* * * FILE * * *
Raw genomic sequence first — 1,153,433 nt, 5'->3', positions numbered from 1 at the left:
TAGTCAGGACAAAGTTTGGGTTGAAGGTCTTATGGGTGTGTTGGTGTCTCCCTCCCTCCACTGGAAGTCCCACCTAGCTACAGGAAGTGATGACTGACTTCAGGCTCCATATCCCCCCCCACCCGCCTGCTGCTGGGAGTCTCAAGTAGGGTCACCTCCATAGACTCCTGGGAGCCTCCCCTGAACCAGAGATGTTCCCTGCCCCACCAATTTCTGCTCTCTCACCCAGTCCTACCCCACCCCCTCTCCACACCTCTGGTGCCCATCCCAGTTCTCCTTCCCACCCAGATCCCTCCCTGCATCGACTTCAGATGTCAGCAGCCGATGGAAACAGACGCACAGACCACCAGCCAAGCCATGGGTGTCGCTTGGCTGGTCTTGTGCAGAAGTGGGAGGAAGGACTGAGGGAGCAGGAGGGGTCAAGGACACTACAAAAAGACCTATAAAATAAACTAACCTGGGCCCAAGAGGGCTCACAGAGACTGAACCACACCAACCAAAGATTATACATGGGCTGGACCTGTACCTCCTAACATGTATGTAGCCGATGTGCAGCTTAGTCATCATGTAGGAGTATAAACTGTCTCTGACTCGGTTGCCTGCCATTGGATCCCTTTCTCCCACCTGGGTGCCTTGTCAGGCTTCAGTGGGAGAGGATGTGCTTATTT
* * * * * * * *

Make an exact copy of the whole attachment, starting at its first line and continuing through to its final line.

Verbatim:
Raw genomic sequence first — 1,153,433 nt, 5'->3', positions numbered from 1 at the left:
TAGTCAGGACAAAGTTTGGGTTGAAGGTCTTATGGGTGTGTTGGTGTCTCCCTCCCTCCACTGGAAGTCCCACCTAGCTACAGGAAGTGATGACTGACTTCAGGCTCCATATCCCCCCCCACCCGCCTGCTGCTGGGAGTCTCAAGTAGGGTCACCTCCATAGACTCCTGGGAGCCTCCCCTGAACCAGAGATGTTCCCTGCCCCACCAATTTCTGCTCTCTCACCCAGTCCTACCCCACCCCCTCTCCACACCTCTGGTGCCCATCCCAGTTCTCCTTCCCACCCAGATCCCTCCCTGCATCGACTTCAGATGTCAGCAGCCGATGGAAACAGACGCACAGACCACCAGCCAAGCCATGGGTGTCGCTTGGCTGGTCTTGTGCAGAAGTGGGAGGAAGGACTGAGGGAGCAGGAGGGGTCAAGGACACTACAAAAAGACCTATAAAATAAACTAACCTGGGCCCAAGAGGGCTCACAGAGACTGAACCACACCAACCAAAGATTATACATGGGCTGGACCTGTACCTCCTAACATGTATGTAGCCGATGTGCAGCTTAGTCATCATGTAGGAGTATAAACTGTCTCTGACTCGGTTGCCTGCCATTGGATCCCTTTCTCCCACCTGGGTGCCTTGTCAGGCTTCAGTGGGAGAGGATGTGCTTATTT